215. Robert Southey to Joseph Cottle, [before 6 May – 6 May 1797] *
My dear Cottle
I write to you upon the subject of the vignettes again, because it has been recommended from many quarters, & by those who know how books sell. they tell me that ornaments of this kind accelerate the sale of a book; & as far as my own observations go — I may say my own xxxxxx x xxxxx feelings — they agree with the remark. I have been calculating what the surplus would be to expend in prints, if the book were sold at six shillings — & I find the 500 nine pences amount to £18–17–0. now two vignettes & the Gaspar Poussin  would be enough. I am told the vignettes for Cookes such as Cookes  — may be had for five guineas each; & the engravings of the landscape will then come within the sum allotted. the point is — will it accelerate the sale? — think you upon this — & let me speedily know the result of your thoughts — that — if they incline toward tickling the public eye — I may see something about it personally. we leave town in a fortnight. but I have now access to <the> artists thro Opie. 
Opie is indeed a very extraordinary man. I have now twice seen him. without any thing of politeness, his manners are pleasing, tho their freedom is out of the common; & his conversation, tho in a half-uttered half-Cornish half-croak, is interesting. perhaps there <is a> strange contrast between his genius, which is not confined to painting, & the vulgarity of his appearance — perhaps of his manners & language sometimes. you will however easily conceive that a man who can paint like Opie must display the same taste on other subjects. he is very fond of Spenser — no author furnishes so many pictures he says — You may have seen his Britomart delivering Amoret. he has begun a picture from Spenser which he says himself thinks his best design — but it has remaind untouchd for three years. the outline is wonderfully fine. it is the delivery of Serena from the Salvages by Calepine. you will find the story in the sixth book of the Faery Queen somewhere about the 7th or 8th Canto.  the subject has often struck me as fit for the painter.
I saw Dr Gregory <Dr Gregory>  to day. a very brawn looking man — of most episcopal pinguitude — & full moon cheeks. there is much tallow in him. I like his wife.  & perhaps like him too — but his Xtianity is of an intolerant order — & he affects a solemnity when talking of it which savours of the high priest. when he comes before the Physiognomical Tribunal, we must melt him down: — he is too portly. — I sup with him on Sunday next.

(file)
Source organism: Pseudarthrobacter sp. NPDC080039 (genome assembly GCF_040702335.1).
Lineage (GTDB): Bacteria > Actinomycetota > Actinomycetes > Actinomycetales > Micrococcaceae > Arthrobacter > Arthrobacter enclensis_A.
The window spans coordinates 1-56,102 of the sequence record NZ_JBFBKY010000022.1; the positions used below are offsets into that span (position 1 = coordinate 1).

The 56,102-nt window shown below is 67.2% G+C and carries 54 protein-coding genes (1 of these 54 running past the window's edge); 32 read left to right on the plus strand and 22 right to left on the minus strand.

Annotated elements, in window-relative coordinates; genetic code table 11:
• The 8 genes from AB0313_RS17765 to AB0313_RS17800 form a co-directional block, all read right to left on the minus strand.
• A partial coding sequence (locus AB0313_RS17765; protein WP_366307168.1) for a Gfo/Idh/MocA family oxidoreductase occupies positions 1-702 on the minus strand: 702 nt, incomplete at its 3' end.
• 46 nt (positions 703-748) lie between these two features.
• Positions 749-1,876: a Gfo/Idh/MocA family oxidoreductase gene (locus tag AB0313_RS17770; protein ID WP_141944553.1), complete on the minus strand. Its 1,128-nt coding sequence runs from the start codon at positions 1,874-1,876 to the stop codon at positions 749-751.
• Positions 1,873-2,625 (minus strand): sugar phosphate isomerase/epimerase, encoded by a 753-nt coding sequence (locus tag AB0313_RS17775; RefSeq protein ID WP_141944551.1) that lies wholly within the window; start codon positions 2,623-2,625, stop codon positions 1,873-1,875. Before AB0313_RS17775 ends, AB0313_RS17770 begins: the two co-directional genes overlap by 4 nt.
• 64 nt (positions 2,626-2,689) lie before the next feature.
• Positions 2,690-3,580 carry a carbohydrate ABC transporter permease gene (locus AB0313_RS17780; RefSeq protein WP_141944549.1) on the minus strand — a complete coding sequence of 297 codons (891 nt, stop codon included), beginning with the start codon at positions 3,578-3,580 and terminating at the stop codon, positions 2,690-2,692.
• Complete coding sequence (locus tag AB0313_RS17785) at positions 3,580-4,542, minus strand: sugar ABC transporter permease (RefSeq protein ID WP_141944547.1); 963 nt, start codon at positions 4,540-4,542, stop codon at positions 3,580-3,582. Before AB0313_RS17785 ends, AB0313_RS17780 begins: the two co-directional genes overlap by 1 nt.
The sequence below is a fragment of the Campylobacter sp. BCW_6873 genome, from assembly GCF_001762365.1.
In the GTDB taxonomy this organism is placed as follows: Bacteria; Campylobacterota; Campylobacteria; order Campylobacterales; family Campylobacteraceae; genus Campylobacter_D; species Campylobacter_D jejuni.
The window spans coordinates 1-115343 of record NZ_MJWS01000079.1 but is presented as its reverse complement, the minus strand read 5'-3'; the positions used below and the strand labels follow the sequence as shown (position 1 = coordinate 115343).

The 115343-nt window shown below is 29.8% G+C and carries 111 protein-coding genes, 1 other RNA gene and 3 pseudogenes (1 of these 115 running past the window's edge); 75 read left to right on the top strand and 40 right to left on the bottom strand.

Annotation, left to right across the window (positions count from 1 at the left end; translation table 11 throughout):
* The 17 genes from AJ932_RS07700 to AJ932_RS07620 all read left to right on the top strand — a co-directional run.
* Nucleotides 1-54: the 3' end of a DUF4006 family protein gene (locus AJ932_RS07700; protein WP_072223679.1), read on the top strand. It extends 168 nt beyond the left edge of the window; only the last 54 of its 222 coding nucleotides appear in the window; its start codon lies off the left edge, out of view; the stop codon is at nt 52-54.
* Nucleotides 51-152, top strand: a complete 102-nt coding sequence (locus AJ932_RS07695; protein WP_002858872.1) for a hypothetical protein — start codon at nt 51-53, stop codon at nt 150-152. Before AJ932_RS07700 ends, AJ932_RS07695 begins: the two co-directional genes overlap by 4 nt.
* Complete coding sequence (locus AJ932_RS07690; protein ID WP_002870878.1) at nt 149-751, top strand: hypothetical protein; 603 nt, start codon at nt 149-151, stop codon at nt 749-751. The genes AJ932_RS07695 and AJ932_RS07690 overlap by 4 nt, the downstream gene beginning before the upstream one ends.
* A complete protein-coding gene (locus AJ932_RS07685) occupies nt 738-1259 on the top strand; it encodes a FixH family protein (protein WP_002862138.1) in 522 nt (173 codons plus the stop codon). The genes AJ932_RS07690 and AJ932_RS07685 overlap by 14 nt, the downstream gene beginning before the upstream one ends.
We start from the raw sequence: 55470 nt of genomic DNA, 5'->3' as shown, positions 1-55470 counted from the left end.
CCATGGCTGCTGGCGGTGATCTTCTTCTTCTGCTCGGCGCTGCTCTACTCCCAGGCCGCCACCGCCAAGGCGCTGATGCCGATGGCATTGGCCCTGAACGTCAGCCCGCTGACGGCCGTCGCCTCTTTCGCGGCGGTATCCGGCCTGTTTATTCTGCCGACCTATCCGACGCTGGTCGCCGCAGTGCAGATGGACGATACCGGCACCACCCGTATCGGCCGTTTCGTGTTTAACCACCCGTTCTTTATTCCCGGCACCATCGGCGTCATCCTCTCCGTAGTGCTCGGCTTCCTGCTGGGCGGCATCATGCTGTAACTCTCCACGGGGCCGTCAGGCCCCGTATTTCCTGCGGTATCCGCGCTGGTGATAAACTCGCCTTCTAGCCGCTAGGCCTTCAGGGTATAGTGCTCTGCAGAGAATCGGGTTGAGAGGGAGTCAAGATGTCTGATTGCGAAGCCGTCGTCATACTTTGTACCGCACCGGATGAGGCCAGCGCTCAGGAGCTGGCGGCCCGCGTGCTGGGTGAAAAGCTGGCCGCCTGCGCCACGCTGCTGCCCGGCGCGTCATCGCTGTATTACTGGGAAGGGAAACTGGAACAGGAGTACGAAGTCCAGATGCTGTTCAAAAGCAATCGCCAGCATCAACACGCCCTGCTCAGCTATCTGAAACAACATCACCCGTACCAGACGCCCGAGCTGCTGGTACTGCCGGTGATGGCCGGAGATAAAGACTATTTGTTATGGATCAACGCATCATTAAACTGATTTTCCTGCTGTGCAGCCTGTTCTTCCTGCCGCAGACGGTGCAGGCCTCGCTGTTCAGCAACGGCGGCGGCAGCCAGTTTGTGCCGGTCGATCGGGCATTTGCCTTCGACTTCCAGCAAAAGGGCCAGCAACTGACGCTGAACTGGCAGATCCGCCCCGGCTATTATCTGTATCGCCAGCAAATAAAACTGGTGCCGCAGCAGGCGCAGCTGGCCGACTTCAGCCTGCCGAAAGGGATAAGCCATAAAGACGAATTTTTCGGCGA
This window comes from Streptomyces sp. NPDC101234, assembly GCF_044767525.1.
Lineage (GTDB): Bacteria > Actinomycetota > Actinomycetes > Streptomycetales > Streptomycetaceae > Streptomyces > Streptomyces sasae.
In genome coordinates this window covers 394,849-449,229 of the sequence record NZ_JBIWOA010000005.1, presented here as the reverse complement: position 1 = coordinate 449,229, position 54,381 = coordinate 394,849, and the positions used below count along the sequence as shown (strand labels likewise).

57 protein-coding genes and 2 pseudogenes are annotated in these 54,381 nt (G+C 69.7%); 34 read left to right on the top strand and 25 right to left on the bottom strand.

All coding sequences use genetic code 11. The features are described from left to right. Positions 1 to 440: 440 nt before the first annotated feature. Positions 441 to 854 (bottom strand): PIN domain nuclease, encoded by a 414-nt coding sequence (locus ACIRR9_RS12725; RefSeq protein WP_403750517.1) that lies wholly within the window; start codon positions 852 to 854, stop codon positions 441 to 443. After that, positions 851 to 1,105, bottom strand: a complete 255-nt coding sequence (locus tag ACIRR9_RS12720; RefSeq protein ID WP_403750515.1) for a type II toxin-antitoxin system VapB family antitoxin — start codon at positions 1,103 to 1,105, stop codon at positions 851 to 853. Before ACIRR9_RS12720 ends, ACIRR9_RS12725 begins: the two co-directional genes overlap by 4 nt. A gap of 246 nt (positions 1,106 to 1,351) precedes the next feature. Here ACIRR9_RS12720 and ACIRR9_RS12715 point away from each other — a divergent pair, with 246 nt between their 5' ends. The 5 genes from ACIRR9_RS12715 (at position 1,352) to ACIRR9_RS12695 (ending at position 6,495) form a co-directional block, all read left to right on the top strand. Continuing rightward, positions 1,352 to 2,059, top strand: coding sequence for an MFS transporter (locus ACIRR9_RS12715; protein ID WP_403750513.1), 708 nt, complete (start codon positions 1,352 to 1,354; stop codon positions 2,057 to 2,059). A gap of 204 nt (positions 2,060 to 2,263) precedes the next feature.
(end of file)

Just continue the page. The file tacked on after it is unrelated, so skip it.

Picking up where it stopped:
— I left my letter unfinished — in case I might hear from you by this days post. but the hour is gone by.
Will you be good enough to send me the plan & rules of one of your reading societies for Mr Peacock?
I have made many enquiries for the Pucelle of Chapelain  — but still in vain. this is very unfortunate — as I can begin no systematic alteration of Joan of Arc till I see what he has done. you know likewise my intention of giving an analysis of his work. about the ninth book I am puzzled by opposite opinions — so probably it will remain —
I shall expect to hear from you soon about the prints. am I ever to expect the parcel?
farewell. you will hear from me again before we leave town. the spring comes on rapidly — & I repine at every day we lose. but the state of hope — unalloyed by fear — is a pleasant one,
God bless you.
I wrote to Joseph Lovell by this days post. he is a very extraordinary character.
* Address: Mr Cottle/ High Street/ Bristol
Postmark: MA/ 6/ 1797
Endorsement: 79) 27
MS: Boston Public Library, MS Ch.H.6.40. ALS; 4p. (c). A partial transcript in the hand of James Hughes Anderdon is in the Royal Academy of Arts, London, Anderdon Catalogues 10/105
Previously published: Kenneth Curry (ed.), New Letters of Robert Southey, 2 vols (London and New York, 1965), I, pp, 129–31; Joseph Cottle, Reminiscences of Samuel Taylor Coleridge and Robert Southey, pp. 211–212 [in part]. BACK
 The French-Italian painter Gaspard Dughet (1615–1675), who assumed the surname Poussin when he was adopted as the heir of Nicholas Poussin (1594–1665). Southey is possibly referring to Poussin’s The Cascade. BACK
 <Dr Gregory>: Inserted in another hand. Dr George Gregory (1754–1808; DNB), Church of England clergyman and author; his writings included a life of Thomas Chatterton (1752–1770; DNB), published in 1789. BACK